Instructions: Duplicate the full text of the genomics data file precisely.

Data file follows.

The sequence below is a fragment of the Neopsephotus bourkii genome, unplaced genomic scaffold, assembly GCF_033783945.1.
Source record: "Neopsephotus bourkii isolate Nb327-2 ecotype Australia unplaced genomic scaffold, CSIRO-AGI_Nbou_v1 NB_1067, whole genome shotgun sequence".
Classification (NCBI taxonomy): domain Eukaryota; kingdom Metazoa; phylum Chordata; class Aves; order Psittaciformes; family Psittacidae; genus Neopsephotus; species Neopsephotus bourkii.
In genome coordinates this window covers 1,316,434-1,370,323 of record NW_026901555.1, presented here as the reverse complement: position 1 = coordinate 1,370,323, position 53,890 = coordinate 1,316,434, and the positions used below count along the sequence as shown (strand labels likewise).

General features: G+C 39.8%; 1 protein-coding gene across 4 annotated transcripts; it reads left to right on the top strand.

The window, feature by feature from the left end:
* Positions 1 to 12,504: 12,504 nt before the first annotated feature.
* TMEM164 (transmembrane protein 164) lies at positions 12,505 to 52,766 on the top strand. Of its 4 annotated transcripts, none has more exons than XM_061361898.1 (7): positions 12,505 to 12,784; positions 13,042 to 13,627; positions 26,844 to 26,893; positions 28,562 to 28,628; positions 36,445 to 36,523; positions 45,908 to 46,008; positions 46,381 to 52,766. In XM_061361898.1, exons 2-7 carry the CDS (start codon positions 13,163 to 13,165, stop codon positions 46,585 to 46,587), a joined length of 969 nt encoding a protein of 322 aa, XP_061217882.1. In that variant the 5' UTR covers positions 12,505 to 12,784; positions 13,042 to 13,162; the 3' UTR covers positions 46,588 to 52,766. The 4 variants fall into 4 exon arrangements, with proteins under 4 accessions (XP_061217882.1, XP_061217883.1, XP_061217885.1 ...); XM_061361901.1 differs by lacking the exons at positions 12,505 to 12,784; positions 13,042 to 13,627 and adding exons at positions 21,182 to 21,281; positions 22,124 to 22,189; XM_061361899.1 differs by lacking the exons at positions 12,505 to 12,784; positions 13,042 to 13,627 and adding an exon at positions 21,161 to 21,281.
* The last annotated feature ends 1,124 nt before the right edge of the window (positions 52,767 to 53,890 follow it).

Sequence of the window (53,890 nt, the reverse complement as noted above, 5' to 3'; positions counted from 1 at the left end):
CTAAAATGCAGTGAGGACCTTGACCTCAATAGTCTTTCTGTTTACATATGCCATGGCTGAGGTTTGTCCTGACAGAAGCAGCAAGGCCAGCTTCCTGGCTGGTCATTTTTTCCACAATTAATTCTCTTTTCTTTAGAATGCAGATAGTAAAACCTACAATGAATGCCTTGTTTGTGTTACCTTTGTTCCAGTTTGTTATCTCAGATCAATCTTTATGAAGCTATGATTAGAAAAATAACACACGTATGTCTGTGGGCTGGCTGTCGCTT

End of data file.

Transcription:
The sequence below is a fragment of the Neopsephotus bourkii genome, unplaced genomic scaffold, assembly GCF_033783945.1.
Source record: "Neopsephotus bourkii isolate Nb327-2 ecotype Australia unplaced genomic scaffold, CSIRO-AGI_Nbou_v1 NB_1067, whole genome shotgun sequence".
Classification (NCBI taxonomy): domain Eukaryota; kingdom Metazoa; phylum Chordata; class Aves; order Psittaciformes; family Psittacidae; genus Neopsephotus; species Neopsephotus bourkii.
In genome coordinates this window covers 1,316,434-1,370,323 of record NW_026901555.1, presented here as the reverse complement: position 1 = coordinate 1,370,323, position 53,890 = coordinate 1,316,434, and the positions used below count along the sequence as shown (strand labels likewise).

General features: G+C 39.8%; 1 protein-coding gene across 4 annotated transcripts; it reads left to right on the top strand.

The window, feature by feature from the left end:
* Positions 1 to 12,504: 12,504 nt before the first annotated feature.
* TMEM164 (transmembrane protein 164) lies at positions 12,505 to 52,766 on the top strand. Of its 4 annotated transcripts, none has more exons than XM_061361898.1 (7): positions 12,505 to 12,784; positions 13,042 to 13,627; positions 26,844 to 26,893; positions 28,562 to 28,628; positions 36,445 to 36,523; positions 45,908 to 46,008; positions 46,381 to 52,766. In XM_061361898.1, exons 2-7 carry the CDS (start codon positions 13,163 to 13,165, stop codon positions 46,585 to 46,587), a joined length of 969 nt encoding a protein of 322 aa, XP_061217882.1. In that variant the 5' UTR covers positions 12,505 to 12,784; positions 13,042 to 13,162; the 3' UTR covers positions 46,588 to 52,766. The 4 variants fall into 4 exon arrangements, with proteins under 4 accessions (XP_061217882.1, XP_061217883.1, XP_061217885.1 ...); XM_061361901.1 differs by lacking the exons at positions 12,505 to 12,784; positions 13,042 to 13,627 and adding exons at positions 21,182 to 21,281; positions 22,124 to 22,189; XM_061361899.1 differs by lacking the exons at positions 12,505 to 12,784; positions 13,042 to 13,627 and adding an exon at positions 21,161 to 21,281.
* The last annotated feature ends 1,124 nt before the right edge of the window (positions 52,767 to 53,890 follow it).

Sequence of the window (53,890 nt, the reverse complement as noted above, 5' to 3'; positions counted from 1 at the left end):
CTAAAATGCAGTGAGGACCTTGACCTCAATAGTCTTTCTGTTTACATATGCCATGGCTGAGGTTTGTCCTGACAGAAGCAGCAAGGCCAGCTTCCTGGCTGGTCATTTTTTCCACAATTAATTCTCTTTTCTTTAGAATGCAGATAGTAAAACCTACAATGAATGCCTTGTTTGTGTTACCTTTGTTCCAGTTTGTTATCTCAGATCAATCTTTATGAAGCTATGATTAGAAAAATAACACACGTATGTCTGTGGGCTGGCTGTCGCTT